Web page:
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SUSPECT IN KILLING FEARED LOSING CHILD

A West Side woman who police say feared state mental health officials might take action to remove her young daughter has been charged with killing a Buffalo Psychiatric Center nurse during a home visit Tuesday.

"She was concerned that the child was going to be removed," Capt. Joseph Riga, Homicide Bureau chief, said today.

Diane Wylie, who has a history of mental problems, was charged with second-degree murder in the beating death of Judith Scanlon, 44, of Blasdell.

Mrs. Scanlon was hit several times in the face and head with a blunt object, according to Riga.

The nurse-caseworker had gone to 449 W. Ferry St. to check on Mrs. Wylie on behalf of the Buffalo Federation of Neighborhood Centers, a human-services provider for which she worked as an intensive case manager.

Mrs. Wylie, 45, who lives in the lower apartment with her 4-year-old daughter, Diana, was in the Erie County Holding Center pending arraignment later today.

She had told her neighbors that she was working with mental health officials to be a good parent and that her story would have a "happy ending."

In Blasdell this morning, neighbors of Mrs. Scanlon, who also has a young daughter, wondered how they would go about the difficult task of telling their children a neighbor had been slain.

"My daughter plays with Judi's 8-year-old daughter. They're friends," said Denise Grove. "Judi was a dedicated mother."

A young girl in the neighborhood described Mrs. Scanlon as kind-hearted. "She was very nice. She'd let us play on their computer."

"I'm shocked. This is terrible," said neighbor Sylvia Lenahan.

It is believed that Mrs. Scanlon arrived at the West Side apartment sometime Tuesday morning, Riga said. Authorities were summoned at about 1:15 p.m.

Police said Mrs. Wylie called 911 to report that there was a body in her residence. Mrs. Scanlon's body was found on the living room floor in the lower apartment, Riga said.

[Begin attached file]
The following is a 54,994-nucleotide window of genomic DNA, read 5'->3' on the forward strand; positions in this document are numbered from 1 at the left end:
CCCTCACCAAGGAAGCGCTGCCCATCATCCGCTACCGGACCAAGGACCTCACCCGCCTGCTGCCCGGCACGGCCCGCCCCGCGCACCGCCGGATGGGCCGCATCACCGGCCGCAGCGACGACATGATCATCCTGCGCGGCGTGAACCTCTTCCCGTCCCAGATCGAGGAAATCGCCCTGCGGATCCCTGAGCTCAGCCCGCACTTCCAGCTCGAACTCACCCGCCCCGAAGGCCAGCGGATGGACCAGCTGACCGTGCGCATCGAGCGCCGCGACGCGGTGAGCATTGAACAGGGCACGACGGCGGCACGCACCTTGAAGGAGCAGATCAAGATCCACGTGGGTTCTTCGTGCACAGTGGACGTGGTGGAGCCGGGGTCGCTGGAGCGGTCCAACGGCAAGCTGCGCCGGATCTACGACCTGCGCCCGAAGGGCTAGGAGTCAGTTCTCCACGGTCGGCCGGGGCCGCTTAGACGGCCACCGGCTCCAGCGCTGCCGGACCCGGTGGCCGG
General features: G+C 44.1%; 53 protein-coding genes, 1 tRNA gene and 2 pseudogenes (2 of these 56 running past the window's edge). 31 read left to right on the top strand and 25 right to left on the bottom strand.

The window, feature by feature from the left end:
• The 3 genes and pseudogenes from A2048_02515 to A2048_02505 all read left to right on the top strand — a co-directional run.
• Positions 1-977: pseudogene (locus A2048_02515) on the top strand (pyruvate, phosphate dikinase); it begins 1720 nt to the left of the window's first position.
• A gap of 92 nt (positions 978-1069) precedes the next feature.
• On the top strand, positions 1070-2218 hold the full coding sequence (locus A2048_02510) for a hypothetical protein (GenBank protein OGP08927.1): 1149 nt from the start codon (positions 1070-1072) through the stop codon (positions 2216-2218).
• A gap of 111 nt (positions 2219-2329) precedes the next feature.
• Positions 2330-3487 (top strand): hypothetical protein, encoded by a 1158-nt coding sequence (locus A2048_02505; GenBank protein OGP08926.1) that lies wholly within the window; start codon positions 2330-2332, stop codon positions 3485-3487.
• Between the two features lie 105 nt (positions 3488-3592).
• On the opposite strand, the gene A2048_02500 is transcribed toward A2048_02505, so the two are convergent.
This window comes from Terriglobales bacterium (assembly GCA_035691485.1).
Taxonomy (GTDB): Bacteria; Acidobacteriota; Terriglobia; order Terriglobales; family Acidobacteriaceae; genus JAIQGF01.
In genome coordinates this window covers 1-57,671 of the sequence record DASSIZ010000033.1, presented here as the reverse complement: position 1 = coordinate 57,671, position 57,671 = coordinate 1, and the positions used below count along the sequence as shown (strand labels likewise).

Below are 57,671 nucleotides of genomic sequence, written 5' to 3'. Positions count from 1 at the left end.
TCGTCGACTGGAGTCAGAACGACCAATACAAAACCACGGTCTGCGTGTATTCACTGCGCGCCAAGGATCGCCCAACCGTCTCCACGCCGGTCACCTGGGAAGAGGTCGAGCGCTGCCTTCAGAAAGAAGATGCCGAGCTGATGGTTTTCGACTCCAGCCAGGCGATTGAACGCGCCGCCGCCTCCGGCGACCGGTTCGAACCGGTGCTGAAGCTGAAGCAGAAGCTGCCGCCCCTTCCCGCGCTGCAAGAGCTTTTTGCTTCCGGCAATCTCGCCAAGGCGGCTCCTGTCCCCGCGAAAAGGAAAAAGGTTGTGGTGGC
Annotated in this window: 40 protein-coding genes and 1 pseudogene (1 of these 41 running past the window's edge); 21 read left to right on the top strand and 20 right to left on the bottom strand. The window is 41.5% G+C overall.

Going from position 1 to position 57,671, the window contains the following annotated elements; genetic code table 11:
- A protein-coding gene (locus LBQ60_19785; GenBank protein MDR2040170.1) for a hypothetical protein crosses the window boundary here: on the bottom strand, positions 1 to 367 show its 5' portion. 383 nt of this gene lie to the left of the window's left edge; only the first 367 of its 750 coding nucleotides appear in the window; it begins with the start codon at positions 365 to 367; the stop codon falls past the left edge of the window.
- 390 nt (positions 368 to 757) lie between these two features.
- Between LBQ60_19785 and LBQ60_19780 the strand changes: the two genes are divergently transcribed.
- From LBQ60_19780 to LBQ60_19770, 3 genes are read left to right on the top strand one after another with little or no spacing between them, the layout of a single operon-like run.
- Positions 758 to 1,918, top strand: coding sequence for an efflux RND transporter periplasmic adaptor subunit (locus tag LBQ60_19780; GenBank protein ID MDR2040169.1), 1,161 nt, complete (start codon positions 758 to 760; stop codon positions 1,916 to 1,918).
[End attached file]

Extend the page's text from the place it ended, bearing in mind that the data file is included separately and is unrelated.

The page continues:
"I saw her (Mrs. Wylie) standing outside her house, telling the firefighters to go inside," said neighbor Shirley Wilcox, president of the West Side Block Club Coalition. "She was saying she was afraid. She told me: 'There's a lady in my house on the floor bleeding.'

"She said her caseworker had come over and that she had gone to get her husband," Mrs. Wilcox said. "She and her husband don't live together. She said she came back and that's when she found the lady."

Riga confirmed that Mrs. Wylie went to her husband's residence, which is nearby, after the attack.

The husband was questioned by detectives but is not a suspect in the case, Riga said.

A blunt object, which Riga declined to identify, was recovered from the apartment, he said. Other sources described it as a hammer-like object.

Susan Reichert, who lives next door, said, "She told me that her little girl had been taken away from her. She said she had suffered from postpartum problems but that the child was given back and that a caseworker was working with her and that this was a story that was going to have a happy ending."

The child was placed in the custody of Child Protective Services, Riga said.

Intensive case managers, such as Mrs. Scanlon, generally make "home visits" to their clients every four or five days, according to Lynne M. Shuster, coordinator for the Alliance for the Mentally Ill, an advocacy organization that works with families.

The case manager "eyeballs" clients -- checking on their appearance, living conditions and whether they're taking prescribed medications, Ms. Shuster said.

State funding cuts have forced psychiatric hospital patients out into the community and doubled the loads of social workers, she said.

In the last five years, she said, Western New York lost 800 long-term psychiatric beds. Some long-term patients formerly housed at Psychiatric Center now are in Buffalo General Hospital and Erie County Medical Center.

"We live with the consequences of political system decisions," said Ms. Shuster, who said she came out to the house Tuesday after hearing about the attack through professional contacts.

"I don't even blame the patient who's ill enough to do this kind of thing," Ms. Shuster said. "I blame the system -- a political system that puts dollars over lives."

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